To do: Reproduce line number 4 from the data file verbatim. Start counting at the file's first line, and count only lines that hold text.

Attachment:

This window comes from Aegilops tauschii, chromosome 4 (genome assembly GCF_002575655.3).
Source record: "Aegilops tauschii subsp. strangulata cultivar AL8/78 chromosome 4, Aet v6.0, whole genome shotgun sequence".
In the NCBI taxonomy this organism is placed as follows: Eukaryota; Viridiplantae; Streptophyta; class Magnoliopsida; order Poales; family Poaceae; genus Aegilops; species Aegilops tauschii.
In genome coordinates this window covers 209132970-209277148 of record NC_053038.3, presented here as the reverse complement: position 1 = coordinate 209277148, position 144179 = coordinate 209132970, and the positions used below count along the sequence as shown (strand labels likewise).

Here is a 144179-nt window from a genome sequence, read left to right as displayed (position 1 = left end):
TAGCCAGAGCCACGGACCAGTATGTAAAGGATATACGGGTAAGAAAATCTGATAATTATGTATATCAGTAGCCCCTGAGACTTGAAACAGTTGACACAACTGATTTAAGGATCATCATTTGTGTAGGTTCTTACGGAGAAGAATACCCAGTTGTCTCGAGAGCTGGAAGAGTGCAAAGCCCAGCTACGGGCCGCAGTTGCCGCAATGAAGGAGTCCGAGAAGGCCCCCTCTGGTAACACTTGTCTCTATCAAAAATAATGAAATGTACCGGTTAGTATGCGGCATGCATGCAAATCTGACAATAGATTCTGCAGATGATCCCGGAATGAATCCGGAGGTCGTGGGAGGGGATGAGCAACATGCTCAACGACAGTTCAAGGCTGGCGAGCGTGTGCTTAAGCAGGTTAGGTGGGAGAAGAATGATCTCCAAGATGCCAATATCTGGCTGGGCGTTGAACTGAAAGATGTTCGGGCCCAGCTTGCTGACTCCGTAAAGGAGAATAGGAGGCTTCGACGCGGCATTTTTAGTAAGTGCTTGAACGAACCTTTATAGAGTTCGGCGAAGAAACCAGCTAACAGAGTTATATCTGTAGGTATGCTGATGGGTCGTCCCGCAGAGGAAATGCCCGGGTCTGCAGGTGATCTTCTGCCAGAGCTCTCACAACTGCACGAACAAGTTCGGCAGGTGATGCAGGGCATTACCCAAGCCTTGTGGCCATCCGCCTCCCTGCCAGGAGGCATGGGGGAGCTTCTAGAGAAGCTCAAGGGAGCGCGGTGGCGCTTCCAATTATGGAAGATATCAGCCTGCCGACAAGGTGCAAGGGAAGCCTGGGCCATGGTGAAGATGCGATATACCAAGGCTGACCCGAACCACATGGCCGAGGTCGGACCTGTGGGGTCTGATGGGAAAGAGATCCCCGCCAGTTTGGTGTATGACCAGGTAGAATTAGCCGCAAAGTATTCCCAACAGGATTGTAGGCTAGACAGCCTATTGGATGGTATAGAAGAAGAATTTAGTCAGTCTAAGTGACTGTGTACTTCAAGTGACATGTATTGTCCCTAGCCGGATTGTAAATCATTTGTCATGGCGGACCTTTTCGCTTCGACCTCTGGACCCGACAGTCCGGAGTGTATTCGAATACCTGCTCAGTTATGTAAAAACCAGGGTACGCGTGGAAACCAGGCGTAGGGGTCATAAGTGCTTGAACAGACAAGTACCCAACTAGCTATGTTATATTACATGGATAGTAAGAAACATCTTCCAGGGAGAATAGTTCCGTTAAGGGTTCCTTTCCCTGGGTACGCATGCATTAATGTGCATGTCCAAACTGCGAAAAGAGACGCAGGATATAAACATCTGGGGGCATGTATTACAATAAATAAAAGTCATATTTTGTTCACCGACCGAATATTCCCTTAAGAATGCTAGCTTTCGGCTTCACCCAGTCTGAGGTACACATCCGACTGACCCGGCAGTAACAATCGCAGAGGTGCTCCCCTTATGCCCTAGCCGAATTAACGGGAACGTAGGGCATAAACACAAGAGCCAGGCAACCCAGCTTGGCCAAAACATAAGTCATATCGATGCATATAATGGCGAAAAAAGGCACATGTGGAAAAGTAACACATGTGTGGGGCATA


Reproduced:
In genome coordinates this window covers 209132970-209277148 of record NC_053038.3, presented here as the reverse complement: position 1 = coordinate 209277148, position 144179 = coordinate 209132970, and the positions used below count along the sequence as shown (strand labels likewise).